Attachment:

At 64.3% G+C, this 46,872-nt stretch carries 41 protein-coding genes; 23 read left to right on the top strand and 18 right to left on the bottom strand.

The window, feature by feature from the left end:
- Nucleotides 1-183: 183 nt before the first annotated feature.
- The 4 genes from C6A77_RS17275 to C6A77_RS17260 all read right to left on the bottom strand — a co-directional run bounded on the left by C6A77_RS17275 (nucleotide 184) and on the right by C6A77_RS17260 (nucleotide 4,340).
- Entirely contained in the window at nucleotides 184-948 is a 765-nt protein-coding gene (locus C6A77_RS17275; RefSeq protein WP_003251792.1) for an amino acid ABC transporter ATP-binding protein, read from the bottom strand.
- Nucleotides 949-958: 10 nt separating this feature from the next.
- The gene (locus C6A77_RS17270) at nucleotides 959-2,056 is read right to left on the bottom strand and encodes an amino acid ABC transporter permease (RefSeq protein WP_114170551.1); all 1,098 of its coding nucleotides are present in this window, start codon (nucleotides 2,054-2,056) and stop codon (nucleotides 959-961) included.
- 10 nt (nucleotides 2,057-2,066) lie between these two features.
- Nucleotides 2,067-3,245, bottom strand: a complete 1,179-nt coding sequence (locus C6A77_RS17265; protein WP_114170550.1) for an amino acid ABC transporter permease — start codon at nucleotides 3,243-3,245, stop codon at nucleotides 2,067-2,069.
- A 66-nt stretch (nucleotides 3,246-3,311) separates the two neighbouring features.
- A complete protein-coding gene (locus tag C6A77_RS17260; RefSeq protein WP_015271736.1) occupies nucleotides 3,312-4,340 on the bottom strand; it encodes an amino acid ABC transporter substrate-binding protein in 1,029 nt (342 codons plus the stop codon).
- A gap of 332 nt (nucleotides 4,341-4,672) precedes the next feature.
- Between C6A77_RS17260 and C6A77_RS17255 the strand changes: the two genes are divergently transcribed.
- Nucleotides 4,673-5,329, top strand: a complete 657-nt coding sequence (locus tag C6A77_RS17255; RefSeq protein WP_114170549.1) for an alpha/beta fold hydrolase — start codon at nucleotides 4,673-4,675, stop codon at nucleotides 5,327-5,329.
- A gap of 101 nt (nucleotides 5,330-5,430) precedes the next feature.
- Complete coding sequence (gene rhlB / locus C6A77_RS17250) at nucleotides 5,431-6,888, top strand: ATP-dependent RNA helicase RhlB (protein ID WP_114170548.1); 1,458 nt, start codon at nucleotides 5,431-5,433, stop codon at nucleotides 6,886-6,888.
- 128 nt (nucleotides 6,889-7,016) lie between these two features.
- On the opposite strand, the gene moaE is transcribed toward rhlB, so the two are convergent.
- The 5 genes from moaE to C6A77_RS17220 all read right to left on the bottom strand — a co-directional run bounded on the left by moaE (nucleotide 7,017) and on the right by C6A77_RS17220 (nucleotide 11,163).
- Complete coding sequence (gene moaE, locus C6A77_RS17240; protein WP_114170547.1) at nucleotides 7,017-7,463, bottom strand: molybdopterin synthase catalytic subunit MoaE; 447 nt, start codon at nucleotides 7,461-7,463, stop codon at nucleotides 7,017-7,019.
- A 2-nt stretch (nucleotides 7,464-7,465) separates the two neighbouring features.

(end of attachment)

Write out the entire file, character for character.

At 64.3% G+C, this 46,872-nt stretch carries 41 protein-coding genes; 23 read left to right on the top strand and 18 right to left on the bottom strand.

The window, feature by feature from the left end:
- Nucleotides 1-183: 183 nt before the first annotated feature.
- The 4 genes from C6A77_RS17275 to C6A77_RS17260 all read right to left on the bottom strand — a co-directional run bounded on the left by C6A77_RS17275 (nucleotide 184) and on the right by C6A77_RS17260 (nucleotide 4,340).
- Entirely contained in the window at nucleotides 184-948 is a 765-nt protein-coding gene (locus C6A77_RS17275; RefSeq protein WP_003251792.1) for an amino acid ABC transporter ATP-binding protein, read from the bottom strand.
- Nucleotides 949-958: 10 nt separating this feature from the next.
- The gene (locus C6A77_RS17270) at nucleotides 959-2,056 is read right to left on the bottom strand and encodes an amino acid ABC transporter permease (RefSeq protein WP_114170551.1); all 1,098 of its coding nucleotides are present in this window, start codon (nucleotides 2,054-2,056) and stop codon (nucleotides 959-961) included.
- 10 nt (nucleotides 2,057-2,066) lie between these two features.
- Nucleotides 2,067-3,245, bottom strand: a complete 1,179-nt coding sequence (locus C6A77_RS17265; protein WP_114170550.1) for an amino acid ABC transporter permease — start codon at nucleotides 3,243-3,245, stop codon at nucleotides 2,067-2,069.
- A 66-nt stretch (nucleotides 3,246-3,311) separates the two neighbouring features.
- A complete protein-coding gene (locus tag C6A77_RS17260; RefSeq protein WP_015271736.1) occupies nucleotides 3,312-4,340 on the bottom strand; it encodes an amino acid ABC transporter substrate-binding protein in 1,029 nt (342 codons plus the stop codon).
- A gap of 332 nt (nucleotides 4,341-4,672) precedes the next feature.
- Between C6A77_RS17260 and C6A77_RS17255 the strand changes: the two genes are divergently transcribed.
- Nucleotides 4,673-5,329, top strand: a complete 657-nt coding sequence (locus tag C6A77_RS17255; RefSeq protein WP_114170549.1) for an alpha/beta fold hydrolase — start codon at nucleotides 4,673-4,675, stop codon at nucleotides 5,327-5,329.
- A gap of 101 nt (nucleotides 5,330-5,430) precedes the next feature.
- Complete coding sequence (gene rhlB / locus C6A77_RS17250) at nucleotides 5,431-6,888, top strand: ATP-dependent RNA helicase RhlB (protein ID WP_114170548.1); 1,458 nt, start codon at nucleotides 5,431-5,433, stop codon at nucleotides 6,886-6,888.
- 128 nt (nucleotides 6,889-7,016) lie between these two features.
- On the opposite strand, the gene moaE is transcribed toward rhlB, so the two are convergent.
- The 5 genes from moaE to C6A77_RS17220 all read right to left on the bottom strand — a co-directional run bounded on the left by moaE (nucleotide 7,017) and on the right by C6A77_RS17220 (nucleotide 11,163).
- Complete coding sequence (gene moaE, locus C6A77_RS17240; protein WP_114170547.1) at nucleotides 7,017-7,463, bottom strand: molybdopterin synthase catalytic subunit MoaE; 447 nt, start codon at nucleotides 7,461-7,463, stop codon at nucleotides 7,017-7,019.
- A 2-nt stretch (nucleotides 7,464-7,465) separates the two neighbouring features.